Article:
St. Mark's Square in Venice, Italy (Image: Reuters/Manuel Silvestri)
For hundreds of years, through plagues and other pandemics, people used to believe that disease was spread not through droplets or flea bites, but through the inhalation of unpleasant odors. To purify the air around them, they would burn rosemary and hot tar.
These scents, wafting through winding streets of London, were so common during the Great Plague of the 17th century that they became synonymous with the plague itself, historians said.
Now, as the world confronts another widespread outbreak, a team of historians and scientists from six European countries is seeking to identify and categorize the most common scents of daily life across Europe from the 16th century to the early 20th century and to study what changes in scents over time reveal about society.
The $3.3 million “Odeuropa” project, which was announced this week, will use artificial intelligence to sift through more than 250,000 images and thousands of texts, including medical textbooks, novels and magazines in seven languages. Researchers will use machine learning and artificial intelligence to train computers to analyze references in texts to smells, like incense and tobacco.
Once cataloged, researchers, working with chemists and perfumers, will re-create roughly 120 scents with the hope that museum curators will incorporate some of the odors into exhibits to make visits more immersive or memorable for museumgoers.
The three-year project, which is funded by the European Union, will also include a guide for how museums can use smells in exhibits. The use of smells in exhibits could also make museums more accessible for people who are blind or who have limited sight, historians said.
“Often museums are unsure of how to use smell in their spaces,” said Dr. William Tullett, an assistant professor of early modern European history at Anglia Ruskin University in Cambridge, England.
Plans for the project, which launches in January, began before the pandemic, but the researchers said the coronavirus, which has changed the smells of cities and can lead to a loss of smell for some people infected with it, has illustrated how scents and societies reflect each other.
During past pandemics, the theory of miasma, which held that bad fumes were markers of disease transfer, was central to how people viewed the spread of infection.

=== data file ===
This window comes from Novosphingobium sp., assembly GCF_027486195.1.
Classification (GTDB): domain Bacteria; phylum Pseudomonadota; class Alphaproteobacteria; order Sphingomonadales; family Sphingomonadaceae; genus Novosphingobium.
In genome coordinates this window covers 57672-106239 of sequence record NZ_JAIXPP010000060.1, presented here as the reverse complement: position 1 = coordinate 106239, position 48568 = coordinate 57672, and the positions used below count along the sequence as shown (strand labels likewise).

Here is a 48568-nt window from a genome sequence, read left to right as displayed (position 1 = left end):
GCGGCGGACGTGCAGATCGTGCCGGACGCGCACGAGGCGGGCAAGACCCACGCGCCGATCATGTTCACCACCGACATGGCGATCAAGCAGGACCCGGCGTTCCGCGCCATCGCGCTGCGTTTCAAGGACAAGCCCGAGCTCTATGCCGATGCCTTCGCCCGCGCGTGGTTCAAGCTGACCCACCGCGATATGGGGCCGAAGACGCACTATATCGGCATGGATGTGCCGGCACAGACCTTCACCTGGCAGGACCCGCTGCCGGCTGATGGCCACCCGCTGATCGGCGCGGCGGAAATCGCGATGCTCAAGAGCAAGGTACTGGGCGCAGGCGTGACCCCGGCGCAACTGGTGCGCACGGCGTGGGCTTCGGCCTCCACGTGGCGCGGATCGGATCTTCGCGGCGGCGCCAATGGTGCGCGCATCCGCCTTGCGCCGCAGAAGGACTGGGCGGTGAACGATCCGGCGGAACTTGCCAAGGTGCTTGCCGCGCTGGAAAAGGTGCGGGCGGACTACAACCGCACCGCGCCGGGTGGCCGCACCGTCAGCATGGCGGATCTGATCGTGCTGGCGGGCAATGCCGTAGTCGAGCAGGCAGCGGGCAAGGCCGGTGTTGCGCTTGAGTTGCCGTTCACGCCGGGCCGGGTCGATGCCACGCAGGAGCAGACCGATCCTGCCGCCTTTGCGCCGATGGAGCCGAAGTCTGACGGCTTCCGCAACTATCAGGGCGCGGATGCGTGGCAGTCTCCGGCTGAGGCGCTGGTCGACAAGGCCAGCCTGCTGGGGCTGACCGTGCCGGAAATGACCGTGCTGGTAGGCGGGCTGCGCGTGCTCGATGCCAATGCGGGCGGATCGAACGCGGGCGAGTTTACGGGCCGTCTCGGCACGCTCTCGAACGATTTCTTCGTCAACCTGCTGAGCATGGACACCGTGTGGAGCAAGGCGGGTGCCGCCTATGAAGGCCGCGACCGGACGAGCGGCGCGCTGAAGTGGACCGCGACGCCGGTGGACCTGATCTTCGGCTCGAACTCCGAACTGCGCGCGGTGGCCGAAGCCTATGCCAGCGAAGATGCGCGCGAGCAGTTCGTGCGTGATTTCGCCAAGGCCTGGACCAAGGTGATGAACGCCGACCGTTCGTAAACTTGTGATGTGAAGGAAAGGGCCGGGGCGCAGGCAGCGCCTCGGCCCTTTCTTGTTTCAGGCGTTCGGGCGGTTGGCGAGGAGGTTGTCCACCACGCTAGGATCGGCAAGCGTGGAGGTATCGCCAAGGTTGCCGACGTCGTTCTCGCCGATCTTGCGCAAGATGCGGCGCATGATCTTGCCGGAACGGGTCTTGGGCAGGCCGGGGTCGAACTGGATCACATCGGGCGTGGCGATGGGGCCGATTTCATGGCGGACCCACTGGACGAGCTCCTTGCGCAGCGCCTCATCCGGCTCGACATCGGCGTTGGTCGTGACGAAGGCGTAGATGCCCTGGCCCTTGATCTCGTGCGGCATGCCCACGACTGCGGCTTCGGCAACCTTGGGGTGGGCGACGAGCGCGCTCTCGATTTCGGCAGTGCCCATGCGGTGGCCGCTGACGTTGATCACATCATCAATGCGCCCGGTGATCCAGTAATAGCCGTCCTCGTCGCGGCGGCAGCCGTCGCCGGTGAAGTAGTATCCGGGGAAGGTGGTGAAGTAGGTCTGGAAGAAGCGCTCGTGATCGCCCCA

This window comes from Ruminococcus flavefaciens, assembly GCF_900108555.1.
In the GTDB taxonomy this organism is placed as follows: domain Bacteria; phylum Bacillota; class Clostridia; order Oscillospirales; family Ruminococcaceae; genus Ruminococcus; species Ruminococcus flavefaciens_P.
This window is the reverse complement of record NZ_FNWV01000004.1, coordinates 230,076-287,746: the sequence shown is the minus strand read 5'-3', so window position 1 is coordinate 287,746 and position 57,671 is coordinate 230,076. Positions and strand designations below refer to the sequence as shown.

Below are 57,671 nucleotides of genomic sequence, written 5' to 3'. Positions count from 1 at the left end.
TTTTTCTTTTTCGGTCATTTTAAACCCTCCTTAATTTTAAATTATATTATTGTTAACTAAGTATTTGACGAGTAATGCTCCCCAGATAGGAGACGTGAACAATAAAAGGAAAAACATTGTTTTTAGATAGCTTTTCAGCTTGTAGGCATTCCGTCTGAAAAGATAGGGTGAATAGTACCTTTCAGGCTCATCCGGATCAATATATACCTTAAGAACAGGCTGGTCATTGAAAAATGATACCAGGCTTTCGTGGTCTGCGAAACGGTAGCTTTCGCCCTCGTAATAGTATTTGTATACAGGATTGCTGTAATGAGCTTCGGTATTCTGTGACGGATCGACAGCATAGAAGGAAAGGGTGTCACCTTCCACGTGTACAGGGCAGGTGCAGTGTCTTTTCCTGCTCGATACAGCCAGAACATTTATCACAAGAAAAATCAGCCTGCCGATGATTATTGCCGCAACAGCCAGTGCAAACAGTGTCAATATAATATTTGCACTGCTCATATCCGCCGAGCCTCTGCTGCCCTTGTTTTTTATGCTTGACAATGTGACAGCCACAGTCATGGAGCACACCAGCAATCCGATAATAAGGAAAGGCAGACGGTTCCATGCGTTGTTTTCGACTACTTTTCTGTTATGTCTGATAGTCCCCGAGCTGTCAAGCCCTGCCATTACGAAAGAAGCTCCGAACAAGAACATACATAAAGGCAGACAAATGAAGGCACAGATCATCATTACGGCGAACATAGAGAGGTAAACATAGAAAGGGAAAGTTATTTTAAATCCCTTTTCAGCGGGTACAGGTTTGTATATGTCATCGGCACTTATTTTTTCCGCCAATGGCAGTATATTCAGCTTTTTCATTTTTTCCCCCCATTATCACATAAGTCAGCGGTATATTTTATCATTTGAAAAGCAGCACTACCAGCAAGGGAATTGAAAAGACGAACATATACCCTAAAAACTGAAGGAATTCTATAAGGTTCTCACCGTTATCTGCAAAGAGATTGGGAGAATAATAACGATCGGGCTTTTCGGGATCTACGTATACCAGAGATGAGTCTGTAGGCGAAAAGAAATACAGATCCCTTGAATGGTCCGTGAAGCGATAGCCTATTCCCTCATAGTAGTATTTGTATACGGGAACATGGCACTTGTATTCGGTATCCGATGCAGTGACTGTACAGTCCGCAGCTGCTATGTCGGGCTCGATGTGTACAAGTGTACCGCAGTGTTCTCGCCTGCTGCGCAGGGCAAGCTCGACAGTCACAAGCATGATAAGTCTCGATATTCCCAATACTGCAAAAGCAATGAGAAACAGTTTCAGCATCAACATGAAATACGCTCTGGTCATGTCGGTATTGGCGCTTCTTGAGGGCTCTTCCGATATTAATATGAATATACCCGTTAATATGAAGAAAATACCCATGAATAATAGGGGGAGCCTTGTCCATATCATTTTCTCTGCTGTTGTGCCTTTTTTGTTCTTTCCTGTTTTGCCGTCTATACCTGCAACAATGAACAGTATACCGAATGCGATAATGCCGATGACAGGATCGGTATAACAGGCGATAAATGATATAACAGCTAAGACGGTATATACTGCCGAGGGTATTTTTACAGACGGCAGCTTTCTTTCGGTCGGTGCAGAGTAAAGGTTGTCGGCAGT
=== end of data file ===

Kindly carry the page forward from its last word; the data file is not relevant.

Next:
Now, once again, people are especially attuned to the smells around them and sometimes worry that if they can smell someone standing nearby, then that person is in their aerosol environment and therefore too close, said Dr. Inger Leemans, a professor of cultural history at Vrije University Amsterdam. “Yet again, smell becomes an indicator of possible disease and infection.”
And lockdown measures have changed city scents, with fewer cars on the road and fewer smells wafting into the streets from restaurants. The changes, researchers said, highlight how studying smells in communities over time gives clues about historical attitudes to disease and other cultural aspects of daily life. The sense has been largely overlooked in academia but has received more attention in the last decade.
“With smell, you can open up questions about national culture, global culture, differences between communities, without immediately going into fights,” Leemans said, adding that introducing smells into museum exhibits or classrooms leads people to open up in discussions in ways they do not always do when discussing other issues of national identity. “It is such an open topic, and it has a large exploratory and communicative aspect to it.”
Leemans said researchers are not just interested in studying the good aromas of past centuries but also the bad smells, like dung or the stenches of industrialization and the sewage issues that plagued some European cities. They, too, can be dispensed in museums to help people connect with the past, so long as they do not scare visitors away.
“What we want to do is think, together with olfactory artists, about how you can bring that story to the nose — how do you make people realize what it is we did with industrialization in Europe,” Leemans said. “That’s the challenge.”
By Jenny Gross
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